After years of research on the development of writing skills, Marlene Scardamalia and Carl Bereiter of the Ontario Institute for Studies in Education set out to create a classroom environment that would promote the acquisition of higher-level cognitive skills within the context of a given subject area. The Computer Supported Intentional Learning Environment--or CSILE--was the result.
Teachers begin a CSILE unit by asking students to ponder three key questions: What do I already know about this topic? What do I wonder about it? What words would I use to look up the information on my database? Although students generally work together in small groups, each child spends 30 minutes a day entering either graphics or text on his or her particular topic into a common computer database. The idea isn't for students to create reports for their teachers but rather to create a resource of student knowledge that others in the class can use to advance their own learning.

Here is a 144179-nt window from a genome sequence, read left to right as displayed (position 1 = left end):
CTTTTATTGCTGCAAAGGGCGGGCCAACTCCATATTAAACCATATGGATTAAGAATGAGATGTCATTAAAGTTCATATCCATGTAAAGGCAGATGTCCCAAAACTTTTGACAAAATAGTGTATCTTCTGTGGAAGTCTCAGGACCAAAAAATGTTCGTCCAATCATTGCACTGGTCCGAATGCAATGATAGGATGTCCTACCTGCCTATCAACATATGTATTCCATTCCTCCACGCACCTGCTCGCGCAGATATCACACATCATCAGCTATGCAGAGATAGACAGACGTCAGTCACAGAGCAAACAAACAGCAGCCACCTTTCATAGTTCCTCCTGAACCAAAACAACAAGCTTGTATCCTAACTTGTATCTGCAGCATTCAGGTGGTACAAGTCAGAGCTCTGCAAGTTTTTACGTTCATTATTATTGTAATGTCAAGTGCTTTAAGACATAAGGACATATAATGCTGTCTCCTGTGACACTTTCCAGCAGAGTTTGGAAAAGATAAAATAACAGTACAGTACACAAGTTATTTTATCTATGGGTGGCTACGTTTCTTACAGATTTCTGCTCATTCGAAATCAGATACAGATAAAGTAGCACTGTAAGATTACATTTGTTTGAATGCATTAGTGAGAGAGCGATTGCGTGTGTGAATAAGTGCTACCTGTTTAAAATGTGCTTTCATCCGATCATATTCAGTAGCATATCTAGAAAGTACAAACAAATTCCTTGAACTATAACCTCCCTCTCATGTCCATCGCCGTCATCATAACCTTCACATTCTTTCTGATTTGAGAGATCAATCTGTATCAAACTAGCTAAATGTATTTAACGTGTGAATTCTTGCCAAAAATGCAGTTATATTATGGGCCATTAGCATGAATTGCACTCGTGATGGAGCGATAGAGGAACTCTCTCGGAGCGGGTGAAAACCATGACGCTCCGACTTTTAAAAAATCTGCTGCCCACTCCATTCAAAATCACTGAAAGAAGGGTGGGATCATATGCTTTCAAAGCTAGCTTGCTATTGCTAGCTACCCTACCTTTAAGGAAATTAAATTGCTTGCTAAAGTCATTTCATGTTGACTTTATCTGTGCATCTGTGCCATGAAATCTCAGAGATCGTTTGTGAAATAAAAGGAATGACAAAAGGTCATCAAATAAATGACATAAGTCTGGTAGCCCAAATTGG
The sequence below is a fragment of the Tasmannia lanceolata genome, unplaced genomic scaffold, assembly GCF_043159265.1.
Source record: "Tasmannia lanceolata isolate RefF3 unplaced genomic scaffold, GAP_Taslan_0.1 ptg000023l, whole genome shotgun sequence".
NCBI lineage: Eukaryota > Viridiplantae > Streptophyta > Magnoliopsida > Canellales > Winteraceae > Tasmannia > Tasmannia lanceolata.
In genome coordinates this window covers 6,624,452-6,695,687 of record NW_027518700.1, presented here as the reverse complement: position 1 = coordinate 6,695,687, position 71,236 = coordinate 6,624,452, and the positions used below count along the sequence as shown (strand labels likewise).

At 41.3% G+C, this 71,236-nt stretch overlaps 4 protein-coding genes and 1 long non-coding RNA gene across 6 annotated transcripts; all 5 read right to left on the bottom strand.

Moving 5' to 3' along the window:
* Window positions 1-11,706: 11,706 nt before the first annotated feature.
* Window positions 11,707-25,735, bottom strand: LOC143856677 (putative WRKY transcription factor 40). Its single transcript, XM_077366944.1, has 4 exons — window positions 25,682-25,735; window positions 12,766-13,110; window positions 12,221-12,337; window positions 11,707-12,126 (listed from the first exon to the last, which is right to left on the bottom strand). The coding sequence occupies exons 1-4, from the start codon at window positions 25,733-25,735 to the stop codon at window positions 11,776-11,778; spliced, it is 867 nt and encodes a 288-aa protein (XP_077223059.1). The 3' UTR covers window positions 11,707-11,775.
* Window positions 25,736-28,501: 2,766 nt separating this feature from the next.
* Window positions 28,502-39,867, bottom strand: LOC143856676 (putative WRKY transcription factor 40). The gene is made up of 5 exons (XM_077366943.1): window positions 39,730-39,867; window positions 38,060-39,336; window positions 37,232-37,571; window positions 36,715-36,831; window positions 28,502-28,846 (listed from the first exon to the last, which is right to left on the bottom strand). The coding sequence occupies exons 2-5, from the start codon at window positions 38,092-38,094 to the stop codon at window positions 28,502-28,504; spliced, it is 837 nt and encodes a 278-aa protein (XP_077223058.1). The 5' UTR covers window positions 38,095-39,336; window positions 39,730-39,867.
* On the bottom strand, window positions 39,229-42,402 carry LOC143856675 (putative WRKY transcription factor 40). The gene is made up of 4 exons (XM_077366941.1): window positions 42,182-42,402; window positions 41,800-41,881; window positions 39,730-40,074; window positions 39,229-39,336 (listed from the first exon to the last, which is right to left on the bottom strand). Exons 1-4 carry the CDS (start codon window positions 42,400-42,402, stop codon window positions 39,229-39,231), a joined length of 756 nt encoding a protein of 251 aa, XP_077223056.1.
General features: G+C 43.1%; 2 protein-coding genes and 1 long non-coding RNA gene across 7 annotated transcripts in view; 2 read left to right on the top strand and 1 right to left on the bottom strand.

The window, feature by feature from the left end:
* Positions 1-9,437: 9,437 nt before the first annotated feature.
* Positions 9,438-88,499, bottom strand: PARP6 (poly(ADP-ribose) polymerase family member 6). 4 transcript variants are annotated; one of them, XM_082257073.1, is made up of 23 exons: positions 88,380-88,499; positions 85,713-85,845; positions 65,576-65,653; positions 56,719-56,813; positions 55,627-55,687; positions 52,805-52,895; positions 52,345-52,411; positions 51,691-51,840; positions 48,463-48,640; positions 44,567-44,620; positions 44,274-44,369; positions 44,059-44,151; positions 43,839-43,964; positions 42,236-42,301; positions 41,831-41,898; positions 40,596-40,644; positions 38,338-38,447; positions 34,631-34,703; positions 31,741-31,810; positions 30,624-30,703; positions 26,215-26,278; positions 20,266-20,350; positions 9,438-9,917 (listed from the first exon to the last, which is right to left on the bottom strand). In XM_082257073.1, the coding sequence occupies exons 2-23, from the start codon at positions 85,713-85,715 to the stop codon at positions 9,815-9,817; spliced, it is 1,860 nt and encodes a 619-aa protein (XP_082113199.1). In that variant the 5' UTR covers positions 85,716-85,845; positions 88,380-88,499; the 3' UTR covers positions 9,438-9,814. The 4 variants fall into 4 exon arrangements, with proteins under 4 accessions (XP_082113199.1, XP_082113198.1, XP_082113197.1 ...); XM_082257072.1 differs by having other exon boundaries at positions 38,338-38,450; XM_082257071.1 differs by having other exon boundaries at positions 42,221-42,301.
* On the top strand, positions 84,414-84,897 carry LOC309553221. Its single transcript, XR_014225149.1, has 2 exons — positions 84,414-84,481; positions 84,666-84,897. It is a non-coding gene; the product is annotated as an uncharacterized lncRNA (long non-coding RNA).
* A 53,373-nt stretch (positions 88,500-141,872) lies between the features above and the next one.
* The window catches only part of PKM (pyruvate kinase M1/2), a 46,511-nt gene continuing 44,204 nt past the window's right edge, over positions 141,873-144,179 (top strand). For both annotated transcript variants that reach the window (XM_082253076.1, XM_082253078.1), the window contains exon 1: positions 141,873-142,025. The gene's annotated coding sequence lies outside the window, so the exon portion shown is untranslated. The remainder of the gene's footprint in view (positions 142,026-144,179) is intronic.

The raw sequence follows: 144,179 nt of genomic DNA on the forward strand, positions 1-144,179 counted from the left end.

In the course of their work, students put forth a theory on their respective topics. Classmates in each group respond, either challenging or supporting the hypothesis. At the end of a unit, the group decides whether any of the material in its accumulated database is worthy of wider publication.
According to the researchers, program students' scores on the Canadian Test of Basic Skills have risen more than those of control-group students. In fact, the researchers found that each year a student spends in a CSILE classroom results in a larger gain on the test compared with students not enrolled in the program.
But Scardamalia and Bereiter say the greatest payoff is that the program students become better at generating causal explanations and coherent accounts. In addition, they retain more of what they learn and are more likely than students in traditional classrooms to say their goal in school is to understand rather than to earn a high grade or praise.